North Korea may launch provocative acts as it carries out its leadership succession plan, and could disrupt a G20 summit in South Korea next month, Seoul’s defence minister said today.
Last week, North Korea announced leader Kim Jong Il had promoted his youngest son, Kim Jong Un, to four-star general and given him key political posts aimed at an eventual succession.
It would be the North’s second hereditary power transition; the elder Kim took over in 1994 after the death of his father, national founder Kim Il Sung.
“There is a possibility that North Korea could launch provocations to overcome internal and external difficulties in the process of Kim Jong Un’s succession and to disrupt our G20,” Defence Minister Kim Tae-young told lawmakers during an annual parliamentary inspection of the government.
Seoul is preparing to host G20 leaders in November at a summit largely to focus on economic issues.
Kim did not elaborate on what actions the North might take, but its reclusive regime has acted provocatively in the past at times of internal change, external tension or when the rival South was the focus of world attention.
In 1987, North Korean agents planted a bomb on a South Korean plane, killing all 115 people on board, a year before Seoul hosted the 1988 Olympics.
In 1983, North Korean agents carried out a bombing during a trip to Burma by South Korean President Chun Doo-hwan. The attack, which killed 21 people, came three years after Kim Jong Il was confirmed at a 1980 party congress as the man who would take over from his father as the country’s next leader.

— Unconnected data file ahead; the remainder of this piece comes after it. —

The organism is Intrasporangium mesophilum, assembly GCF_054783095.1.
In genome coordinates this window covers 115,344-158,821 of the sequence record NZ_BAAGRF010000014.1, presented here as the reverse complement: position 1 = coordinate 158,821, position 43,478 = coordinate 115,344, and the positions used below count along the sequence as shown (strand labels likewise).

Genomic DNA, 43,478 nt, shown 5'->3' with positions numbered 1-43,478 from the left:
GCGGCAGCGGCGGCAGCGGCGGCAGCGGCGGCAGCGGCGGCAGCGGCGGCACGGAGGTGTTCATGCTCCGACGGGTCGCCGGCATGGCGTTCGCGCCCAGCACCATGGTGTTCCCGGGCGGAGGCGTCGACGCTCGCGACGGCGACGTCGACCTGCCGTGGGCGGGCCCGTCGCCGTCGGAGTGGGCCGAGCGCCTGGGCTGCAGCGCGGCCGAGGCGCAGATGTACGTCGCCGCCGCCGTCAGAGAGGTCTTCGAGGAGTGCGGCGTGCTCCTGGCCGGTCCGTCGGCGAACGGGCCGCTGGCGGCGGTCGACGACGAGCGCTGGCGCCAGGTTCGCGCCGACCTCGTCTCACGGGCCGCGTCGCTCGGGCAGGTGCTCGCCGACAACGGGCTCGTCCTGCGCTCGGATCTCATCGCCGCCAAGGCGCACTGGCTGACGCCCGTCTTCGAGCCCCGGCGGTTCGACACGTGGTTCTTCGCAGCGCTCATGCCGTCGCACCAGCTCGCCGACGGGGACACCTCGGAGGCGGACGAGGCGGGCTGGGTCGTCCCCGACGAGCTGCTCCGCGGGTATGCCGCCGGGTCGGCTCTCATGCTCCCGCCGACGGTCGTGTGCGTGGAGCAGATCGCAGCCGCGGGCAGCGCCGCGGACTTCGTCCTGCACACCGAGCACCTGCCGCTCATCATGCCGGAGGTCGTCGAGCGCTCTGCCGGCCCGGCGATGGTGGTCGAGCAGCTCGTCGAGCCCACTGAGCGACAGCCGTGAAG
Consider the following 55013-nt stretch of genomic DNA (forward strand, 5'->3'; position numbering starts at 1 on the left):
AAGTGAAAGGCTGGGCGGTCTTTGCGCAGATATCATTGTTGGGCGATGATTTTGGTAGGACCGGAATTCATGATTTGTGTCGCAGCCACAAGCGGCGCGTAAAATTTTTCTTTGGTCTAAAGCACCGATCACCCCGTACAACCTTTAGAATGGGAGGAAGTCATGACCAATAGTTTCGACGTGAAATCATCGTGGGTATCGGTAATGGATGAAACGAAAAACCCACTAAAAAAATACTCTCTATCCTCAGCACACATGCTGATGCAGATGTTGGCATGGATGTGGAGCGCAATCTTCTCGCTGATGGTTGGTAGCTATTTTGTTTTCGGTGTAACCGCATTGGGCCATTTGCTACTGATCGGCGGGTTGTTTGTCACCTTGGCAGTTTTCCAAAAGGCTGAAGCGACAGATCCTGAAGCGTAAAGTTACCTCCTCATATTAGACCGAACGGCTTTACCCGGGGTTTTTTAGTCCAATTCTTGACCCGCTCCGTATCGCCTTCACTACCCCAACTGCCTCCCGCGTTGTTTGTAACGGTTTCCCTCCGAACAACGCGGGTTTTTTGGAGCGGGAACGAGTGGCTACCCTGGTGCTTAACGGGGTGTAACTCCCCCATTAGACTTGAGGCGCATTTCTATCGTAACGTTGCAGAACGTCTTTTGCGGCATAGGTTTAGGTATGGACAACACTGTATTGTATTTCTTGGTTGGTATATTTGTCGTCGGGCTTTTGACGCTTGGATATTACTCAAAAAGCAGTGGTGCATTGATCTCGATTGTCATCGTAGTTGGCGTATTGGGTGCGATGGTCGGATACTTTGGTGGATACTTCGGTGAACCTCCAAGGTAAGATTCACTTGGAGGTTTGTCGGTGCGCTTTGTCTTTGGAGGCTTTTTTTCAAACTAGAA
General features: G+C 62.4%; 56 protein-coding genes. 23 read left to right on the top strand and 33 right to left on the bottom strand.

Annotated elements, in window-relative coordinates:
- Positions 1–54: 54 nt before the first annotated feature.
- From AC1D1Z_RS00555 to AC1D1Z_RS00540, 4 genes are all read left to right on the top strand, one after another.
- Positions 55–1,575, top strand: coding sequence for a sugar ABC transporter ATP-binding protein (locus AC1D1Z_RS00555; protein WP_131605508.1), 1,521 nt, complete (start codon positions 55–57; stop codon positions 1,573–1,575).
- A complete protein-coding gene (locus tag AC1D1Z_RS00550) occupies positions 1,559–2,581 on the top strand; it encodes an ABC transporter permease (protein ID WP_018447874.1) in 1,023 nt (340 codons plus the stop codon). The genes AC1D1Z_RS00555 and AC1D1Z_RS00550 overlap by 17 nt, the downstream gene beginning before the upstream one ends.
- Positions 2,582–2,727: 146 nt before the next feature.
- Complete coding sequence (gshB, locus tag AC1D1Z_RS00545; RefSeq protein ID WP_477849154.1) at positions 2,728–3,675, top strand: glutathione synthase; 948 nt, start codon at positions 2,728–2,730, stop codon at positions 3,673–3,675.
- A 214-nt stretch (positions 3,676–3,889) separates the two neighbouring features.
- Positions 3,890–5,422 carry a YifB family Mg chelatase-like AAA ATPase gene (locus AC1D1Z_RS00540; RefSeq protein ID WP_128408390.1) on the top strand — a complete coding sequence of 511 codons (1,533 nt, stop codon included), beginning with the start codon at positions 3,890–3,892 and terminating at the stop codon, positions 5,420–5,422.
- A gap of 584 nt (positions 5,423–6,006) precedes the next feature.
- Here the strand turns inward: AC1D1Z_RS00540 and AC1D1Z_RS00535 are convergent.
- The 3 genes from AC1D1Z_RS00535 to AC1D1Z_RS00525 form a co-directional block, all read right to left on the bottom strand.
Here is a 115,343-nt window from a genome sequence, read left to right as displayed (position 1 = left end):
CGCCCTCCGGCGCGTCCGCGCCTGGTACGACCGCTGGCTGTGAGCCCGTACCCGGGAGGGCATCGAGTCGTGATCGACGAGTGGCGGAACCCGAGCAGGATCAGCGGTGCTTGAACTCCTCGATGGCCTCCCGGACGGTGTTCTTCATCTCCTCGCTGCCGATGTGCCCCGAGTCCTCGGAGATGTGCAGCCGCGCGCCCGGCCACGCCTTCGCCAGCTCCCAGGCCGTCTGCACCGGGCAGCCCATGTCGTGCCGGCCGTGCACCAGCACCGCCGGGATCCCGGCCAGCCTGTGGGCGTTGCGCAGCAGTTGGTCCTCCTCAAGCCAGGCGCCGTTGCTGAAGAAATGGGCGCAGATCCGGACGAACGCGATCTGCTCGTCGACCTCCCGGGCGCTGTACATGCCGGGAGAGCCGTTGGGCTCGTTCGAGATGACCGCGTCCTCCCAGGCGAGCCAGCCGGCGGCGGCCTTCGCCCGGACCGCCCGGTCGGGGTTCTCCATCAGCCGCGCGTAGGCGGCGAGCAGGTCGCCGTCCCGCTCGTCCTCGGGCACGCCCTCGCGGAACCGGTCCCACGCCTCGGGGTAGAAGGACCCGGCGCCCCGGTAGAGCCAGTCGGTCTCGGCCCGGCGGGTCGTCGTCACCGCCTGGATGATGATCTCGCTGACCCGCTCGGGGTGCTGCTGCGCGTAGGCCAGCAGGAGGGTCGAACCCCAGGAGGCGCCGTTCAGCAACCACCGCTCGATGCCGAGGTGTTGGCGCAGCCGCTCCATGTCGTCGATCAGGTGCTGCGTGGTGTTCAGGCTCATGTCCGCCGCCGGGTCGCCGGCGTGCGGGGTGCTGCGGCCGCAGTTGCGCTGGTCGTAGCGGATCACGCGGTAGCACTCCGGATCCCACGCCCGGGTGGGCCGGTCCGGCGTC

“The attack was designed to draw support from North Korea’s military toward Kim Jong Il,” said Baek Seung-joo, a North Korea expert at Seoul’s state-run Korea Institute for Defence Analysis. “The North could launch provocations, if necessary, to build Kim Jong Un’s military charisma.”
Tensions have recently been high between the two Koreas. In March, a South warship sank in disputed sea waters, killing 46 sailors. A South-led investigation blamed a North Korean torpedo attack, but the North denies involvement.
However, another expert on the North said that while provocations cannot be excluded, they are unlikely given Pyongyang’s recent overtures toward Seoul and other countries.
“Provocations, especially in time for the G20 summit, will cause the US and the rest of the world to take a considerably negative view of North Korea,” said Kim Yong-hyun, an analyst at Seoul’s Dongguk University.
“I don’t see what reason there is for North Korea to take a hardline approach when it is trying to establish a succession system,” he said.
The two Koreas recently agreed to hold reunions for families separated during the Korean War, at Pyongyang’s proposal. The country has expressed a willingness to return to six-nation talks aimed at its denuclearisation.
Pyongyang is preparing a massive parade to mark the 65th anniversary of the founding of the ruling Workers’ Party on Sunday, said the defence minister, adding that some 15,000 soldiers are deployed at the Mirim air base near Pyongyang as part of that parade.
He said North Korea is also preparing military drills involving warships, fighter jets and artillery near the city of Wonsan on the North’s east coast.